Expense reports can be a benefit and burden on both employees and company financials. On one hand, employees are eager to be reimbursed for business expenses, and on the other hand, it can become a hassle and a mess on the books if the process isn’t simple and efficient.
Issues Caused by Not Submitting Expenses Timely
For non-reimbursable expenses, there is a risk of duplicate expenses being reported due to the actual expense hitting the books in one month, and the employee’s expense report hitting at a much later date. These are not always caught, and if they are, it takes time to confirm it is a true duplicate. This can be avoided by encouraging employees to submit expenses as they occur.
For reimbursable expenses, not submitting timely can cause issues when completing profit and loss (P&L) analysis. It is common for employees to hold onto expenses until several have accumulated, and then submit all at once. This can cause swings in expenses, and may cause unnecessary concern requiring accountants to have to research the cause. For accurate P&L reports, expense reimbursements should be submitted in the month they occur.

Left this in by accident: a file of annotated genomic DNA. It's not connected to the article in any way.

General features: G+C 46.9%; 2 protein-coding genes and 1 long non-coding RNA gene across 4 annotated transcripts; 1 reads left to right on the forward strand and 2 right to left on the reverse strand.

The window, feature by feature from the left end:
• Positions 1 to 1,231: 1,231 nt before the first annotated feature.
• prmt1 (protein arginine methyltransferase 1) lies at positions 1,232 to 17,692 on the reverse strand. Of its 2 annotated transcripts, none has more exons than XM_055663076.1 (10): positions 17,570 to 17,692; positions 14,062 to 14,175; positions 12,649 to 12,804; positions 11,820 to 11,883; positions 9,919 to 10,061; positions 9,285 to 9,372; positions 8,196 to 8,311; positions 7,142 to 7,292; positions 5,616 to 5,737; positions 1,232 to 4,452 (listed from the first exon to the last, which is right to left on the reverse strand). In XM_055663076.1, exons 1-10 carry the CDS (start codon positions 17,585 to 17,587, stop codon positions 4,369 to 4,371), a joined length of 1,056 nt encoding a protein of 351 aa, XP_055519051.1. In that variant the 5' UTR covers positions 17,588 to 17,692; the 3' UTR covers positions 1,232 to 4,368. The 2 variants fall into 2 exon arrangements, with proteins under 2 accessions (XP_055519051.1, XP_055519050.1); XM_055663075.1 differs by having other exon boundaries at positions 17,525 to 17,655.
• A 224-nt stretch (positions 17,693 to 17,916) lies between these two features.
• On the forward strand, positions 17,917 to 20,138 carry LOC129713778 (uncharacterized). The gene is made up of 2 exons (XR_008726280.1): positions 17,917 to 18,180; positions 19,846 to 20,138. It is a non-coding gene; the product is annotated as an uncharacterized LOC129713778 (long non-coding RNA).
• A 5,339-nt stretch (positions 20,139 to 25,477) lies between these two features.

4 Ways to Help Improve Expense Reporting
- Introduce an expense reporting software. A user-friendly software can help speed up employees submitting their expenses because it eliminates the need for expense forms to be completed. Creating a simpler process will make it easier to submit expenses as they occur.
- Create and enforce an expense reimbursement policy. Give deadlines for submitting expenses and require receipts to be submitted. Developing a consistent schedule will provide guidelines for employees to remember and abide by.
- Make sure reimbursements to employees are being made quickly once they are submitted. If expenses are approved and reimbursed within a week, employees will be motivated to submit timely to receive their money quicker.
- Provide clear guidelines for how different types of expenses should be coded. It’s very important that all employees are coding specific expenses the same way. For example, if two employees go to lunch and one employee codes the expense to “meetings” and the other codes it to “employee development” there will be a reporting issue. Communicating how certain expenses should be coded will help create consistency in tracking and reporting.
With a system in place and clear guidelines, submitting employee expenses can be a timely process to be easily reported on. To learn how the Anders Outsourced Accounting Services Group can help implement an expensing policy and reporting software in your company, contact an Anders advisor.